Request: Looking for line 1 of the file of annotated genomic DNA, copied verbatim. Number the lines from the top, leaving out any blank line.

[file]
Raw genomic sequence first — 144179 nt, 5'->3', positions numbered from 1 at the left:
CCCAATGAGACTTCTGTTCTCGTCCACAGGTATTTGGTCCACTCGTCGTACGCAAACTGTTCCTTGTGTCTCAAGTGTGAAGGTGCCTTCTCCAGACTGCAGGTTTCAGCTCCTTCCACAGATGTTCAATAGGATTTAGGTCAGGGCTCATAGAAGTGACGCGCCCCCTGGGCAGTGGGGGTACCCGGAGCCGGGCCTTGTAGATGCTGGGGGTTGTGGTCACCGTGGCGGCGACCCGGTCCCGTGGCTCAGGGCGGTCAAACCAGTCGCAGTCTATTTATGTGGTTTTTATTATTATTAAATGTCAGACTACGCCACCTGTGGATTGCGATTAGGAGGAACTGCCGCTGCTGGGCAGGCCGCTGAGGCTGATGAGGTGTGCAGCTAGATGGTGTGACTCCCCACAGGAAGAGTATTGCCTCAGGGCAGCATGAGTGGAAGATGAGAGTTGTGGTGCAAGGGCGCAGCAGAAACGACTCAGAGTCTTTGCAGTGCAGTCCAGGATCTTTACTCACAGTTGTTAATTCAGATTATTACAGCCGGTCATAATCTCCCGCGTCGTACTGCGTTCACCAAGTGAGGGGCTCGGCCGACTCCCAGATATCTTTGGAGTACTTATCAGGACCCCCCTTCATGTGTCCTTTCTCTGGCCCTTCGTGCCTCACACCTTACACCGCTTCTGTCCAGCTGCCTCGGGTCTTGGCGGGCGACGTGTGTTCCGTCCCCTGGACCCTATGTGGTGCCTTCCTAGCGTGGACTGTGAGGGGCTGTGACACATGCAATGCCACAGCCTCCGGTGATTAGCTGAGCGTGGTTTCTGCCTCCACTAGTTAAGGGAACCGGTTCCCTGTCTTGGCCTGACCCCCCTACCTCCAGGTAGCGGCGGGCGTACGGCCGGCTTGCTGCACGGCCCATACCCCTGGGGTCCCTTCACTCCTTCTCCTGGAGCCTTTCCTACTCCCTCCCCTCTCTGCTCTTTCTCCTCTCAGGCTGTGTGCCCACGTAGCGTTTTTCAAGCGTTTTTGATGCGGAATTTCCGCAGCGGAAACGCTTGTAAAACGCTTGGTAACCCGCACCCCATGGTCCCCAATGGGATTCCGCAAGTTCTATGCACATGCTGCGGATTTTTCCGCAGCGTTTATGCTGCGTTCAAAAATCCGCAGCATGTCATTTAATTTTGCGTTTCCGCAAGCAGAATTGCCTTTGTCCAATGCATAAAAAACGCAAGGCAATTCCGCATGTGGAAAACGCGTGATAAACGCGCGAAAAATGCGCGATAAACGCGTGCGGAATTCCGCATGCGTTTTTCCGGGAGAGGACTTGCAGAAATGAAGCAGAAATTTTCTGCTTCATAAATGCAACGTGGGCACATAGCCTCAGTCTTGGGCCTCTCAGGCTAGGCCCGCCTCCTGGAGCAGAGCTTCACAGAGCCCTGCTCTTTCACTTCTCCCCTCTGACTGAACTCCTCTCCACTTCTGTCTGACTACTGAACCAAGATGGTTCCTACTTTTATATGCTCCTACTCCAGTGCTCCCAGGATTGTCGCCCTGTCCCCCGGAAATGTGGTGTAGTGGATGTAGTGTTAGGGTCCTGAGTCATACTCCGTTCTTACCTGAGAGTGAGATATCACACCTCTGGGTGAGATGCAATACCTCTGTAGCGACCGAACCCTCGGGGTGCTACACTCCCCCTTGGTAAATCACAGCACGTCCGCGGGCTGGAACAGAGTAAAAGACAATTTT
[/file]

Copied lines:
Raw genomic sequence first — 144179 nt, 5'->3', positions numbered from 1 at the left: